Getting Fragged across the Empire.

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Recently, I had the opportunity to play a new RPG called Fragged Empire, and so I thought I would have a bit of a talk about it, just in case anyone else is interested, which you should be, it’s good. Friends and I got together over the PAX weekend and we played the intro adventure called “Let Sleeping Gods Lie”.

But before we get to that let’s first of all look at the setting and rules of the game in general.xClvJcN

The setting is very nicely expansive and well honed. It sets the scene of our universe well into the future where Humanity progressed (technologically) to the point where they sort of got bored and decided not to live any more. But before that, Humanity created a race of super beings called ‘Archons’. So after Humanity all wandered off to the afterlife, the Archons started making their own races, and one of them ended up being a bit too strong, the X’ion. There was a bit of a scuffle (read: several years of horrific war), followed by 100 years of general faffing about by the races that were left. After that point, they started to get together and pull themselves out of the proverbial hole they were in and get back to existing in the universe with a bit of vigor. This is where the game takes place, quoted as ‘Post-post-apocalyptic’, where the races that exist now are working together to further themselves and get back to some semblance of good life.

The book gives good detail and background to the setting through descriptions of everything and short stories sprinkled throughout. It is easy to get a good feeling of what is going on, what has happened and what everyone’s motivations are.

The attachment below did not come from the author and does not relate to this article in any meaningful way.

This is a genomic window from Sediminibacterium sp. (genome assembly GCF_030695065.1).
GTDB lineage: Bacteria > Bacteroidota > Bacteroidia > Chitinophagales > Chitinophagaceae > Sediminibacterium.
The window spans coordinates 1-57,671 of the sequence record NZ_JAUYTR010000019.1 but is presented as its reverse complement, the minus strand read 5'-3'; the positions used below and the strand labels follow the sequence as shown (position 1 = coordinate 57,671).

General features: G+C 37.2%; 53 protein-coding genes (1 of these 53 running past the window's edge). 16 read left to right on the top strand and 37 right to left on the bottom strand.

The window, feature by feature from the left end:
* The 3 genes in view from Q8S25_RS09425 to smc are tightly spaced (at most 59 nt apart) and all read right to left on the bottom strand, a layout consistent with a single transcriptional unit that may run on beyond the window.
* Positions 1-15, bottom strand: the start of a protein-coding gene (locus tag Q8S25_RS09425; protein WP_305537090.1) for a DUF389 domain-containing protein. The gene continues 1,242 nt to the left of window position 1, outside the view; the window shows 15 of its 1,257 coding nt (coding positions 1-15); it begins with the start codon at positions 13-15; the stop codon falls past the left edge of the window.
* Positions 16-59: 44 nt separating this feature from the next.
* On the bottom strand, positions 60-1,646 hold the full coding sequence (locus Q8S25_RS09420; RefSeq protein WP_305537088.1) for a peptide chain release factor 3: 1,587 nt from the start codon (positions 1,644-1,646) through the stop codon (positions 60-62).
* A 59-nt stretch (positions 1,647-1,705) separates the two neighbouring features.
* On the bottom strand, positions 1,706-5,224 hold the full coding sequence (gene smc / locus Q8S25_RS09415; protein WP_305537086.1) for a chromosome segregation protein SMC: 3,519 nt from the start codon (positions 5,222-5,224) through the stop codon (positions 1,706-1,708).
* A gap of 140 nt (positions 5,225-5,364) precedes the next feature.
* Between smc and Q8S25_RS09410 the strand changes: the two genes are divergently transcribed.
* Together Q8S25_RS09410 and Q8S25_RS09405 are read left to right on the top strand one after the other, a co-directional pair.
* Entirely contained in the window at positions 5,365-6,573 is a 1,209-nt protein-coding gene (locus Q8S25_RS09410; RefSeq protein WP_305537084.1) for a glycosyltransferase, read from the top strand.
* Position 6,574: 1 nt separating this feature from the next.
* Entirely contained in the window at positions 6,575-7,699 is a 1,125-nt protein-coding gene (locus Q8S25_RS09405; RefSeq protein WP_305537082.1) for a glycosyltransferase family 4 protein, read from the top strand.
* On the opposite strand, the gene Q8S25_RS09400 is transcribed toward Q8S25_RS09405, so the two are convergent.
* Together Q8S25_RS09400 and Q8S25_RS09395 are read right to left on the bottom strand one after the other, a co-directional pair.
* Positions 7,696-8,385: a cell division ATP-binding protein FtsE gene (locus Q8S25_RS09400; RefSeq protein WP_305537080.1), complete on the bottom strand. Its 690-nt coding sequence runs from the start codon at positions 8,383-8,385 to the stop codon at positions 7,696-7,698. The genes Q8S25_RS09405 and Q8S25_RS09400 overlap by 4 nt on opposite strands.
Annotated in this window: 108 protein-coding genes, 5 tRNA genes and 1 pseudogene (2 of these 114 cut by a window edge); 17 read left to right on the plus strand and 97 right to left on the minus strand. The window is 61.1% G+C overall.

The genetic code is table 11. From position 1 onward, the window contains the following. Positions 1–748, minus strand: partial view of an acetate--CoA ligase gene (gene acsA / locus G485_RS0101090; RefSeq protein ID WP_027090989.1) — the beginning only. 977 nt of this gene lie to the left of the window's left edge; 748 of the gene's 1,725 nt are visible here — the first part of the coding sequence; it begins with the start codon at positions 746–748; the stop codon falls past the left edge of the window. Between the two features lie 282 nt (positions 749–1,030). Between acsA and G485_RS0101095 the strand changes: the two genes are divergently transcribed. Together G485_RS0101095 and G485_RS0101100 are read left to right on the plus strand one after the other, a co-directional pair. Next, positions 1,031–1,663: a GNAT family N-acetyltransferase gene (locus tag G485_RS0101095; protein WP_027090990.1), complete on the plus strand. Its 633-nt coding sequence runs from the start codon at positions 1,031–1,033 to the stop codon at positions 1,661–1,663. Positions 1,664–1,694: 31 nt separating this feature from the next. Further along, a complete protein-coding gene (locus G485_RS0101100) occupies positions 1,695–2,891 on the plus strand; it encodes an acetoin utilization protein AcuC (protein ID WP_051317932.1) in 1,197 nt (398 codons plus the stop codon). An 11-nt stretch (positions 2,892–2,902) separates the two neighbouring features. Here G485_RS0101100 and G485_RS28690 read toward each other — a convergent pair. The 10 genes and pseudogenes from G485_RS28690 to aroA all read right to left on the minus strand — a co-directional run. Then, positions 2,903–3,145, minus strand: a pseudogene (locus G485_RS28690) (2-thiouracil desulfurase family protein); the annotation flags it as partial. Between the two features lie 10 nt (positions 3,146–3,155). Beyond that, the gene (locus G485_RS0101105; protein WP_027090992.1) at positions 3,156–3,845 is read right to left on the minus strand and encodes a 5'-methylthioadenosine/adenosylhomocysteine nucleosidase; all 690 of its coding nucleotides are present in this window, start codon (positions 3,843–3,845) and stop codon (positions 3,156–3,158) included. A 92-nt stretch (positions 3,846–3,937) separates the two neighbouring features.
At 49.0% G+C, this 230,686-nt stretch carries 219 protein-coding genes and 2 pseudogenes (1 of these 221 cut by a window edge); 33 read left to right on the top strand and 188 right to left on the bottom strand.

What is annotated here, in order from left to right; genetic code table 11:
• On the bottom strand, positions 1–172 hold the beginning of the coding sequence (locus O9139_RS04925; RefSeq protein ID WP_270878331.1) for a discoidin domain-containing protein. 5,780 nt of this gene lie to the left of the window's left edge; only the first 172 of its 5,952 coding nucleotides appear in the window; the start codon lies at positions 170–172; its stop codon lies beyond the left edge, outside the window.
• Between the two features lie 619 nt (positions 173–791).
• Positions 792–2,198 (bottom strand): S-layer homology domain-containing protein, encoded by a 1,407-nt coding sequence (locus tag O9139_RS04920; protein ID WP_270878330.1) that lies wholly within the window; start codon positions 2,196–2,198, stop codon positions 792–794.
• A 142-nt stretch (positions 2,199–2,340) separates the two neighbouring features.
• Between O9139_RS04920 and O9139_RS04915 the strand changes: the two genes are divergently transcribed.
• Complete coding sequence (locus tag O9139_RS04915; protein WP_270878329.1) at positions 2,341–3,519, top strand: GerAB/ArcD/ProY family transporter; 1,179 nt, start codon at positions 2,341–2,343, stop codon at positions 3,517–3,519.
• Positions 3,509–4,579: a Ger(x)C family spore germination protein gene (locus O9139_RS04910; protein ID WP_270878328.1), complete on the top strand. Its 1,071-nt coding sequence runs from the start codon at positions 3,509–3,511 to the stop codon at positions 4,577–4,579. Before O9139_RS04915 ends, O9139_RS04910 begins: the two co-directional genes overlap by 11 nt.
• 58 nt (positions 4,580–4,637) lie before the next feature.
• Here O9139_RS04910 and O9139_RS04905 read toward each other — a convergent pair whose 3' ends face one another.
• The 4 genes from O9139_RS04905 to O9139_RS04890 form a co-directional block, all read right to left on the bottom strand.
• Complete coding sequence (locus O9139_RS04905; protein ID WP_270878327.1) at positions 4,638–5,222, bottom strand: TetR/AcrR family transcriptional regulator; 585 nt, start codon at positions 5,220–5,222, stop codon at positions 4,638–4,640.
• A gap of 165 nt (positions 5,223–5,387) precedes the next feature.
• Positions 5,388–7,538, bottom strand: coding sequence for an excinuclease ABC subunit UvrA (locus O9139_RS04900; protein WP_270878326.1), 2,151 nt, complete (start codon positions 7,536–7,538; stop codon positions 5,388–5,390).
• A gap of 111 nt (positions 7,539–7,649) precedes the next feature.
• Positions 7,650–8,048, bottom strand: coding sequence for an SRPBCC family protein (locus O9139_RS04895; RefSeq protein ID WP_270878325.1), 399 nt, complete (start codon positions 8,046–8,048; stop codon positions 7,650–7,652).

When I first looked through the book, I was flooded with setting and great artwork, but didn’t see much in the way of rules. That’s because there isn’t much. When I say there aren’t much rules, what I mean is there are exactly enough rules as there needs to be, and those that exist are streamlined and easy to understand. It pretty much all boils down to rolling three six sided die. Everything runs off that single die roll, modified by skills or abilities. For example, want to hack a computer? Roll 3D6 + computer skill. Shoot your gun? Roll 3D6 + gun skill. Do a J Turn in your spaceship? Roll 3D6 + command skill. Explode someone’s face with your super psionic brain rays? Do long division with eight figure numbers while playing a kazoo with your nose and juggling live hedgehogs… wait… I mean… roll 3D6 + psychic skill. See? Simple. To increase on that basic system, there is the ‘Strong Hit’ modifier. If one or more die come up a six in your roll, you can use those six’s to do funky things. There are a couple of basic uses, such as use a six to re-roll another die or make an attack deal more damage (if said attack meets the prerequisites), but then there are other uses tied to traits you acquire when leveling up. The normal wealth system of any other game has been replaced by a resources and influence system where set money doesn’t exist and rather you have a maximum resource limit that defines the grade and amount of gear you can acquire. But that doesn’t lower your resources. The influence is more to do with getting a spaceship, plus a few other things, and generally requires a pooled amount from all the party members.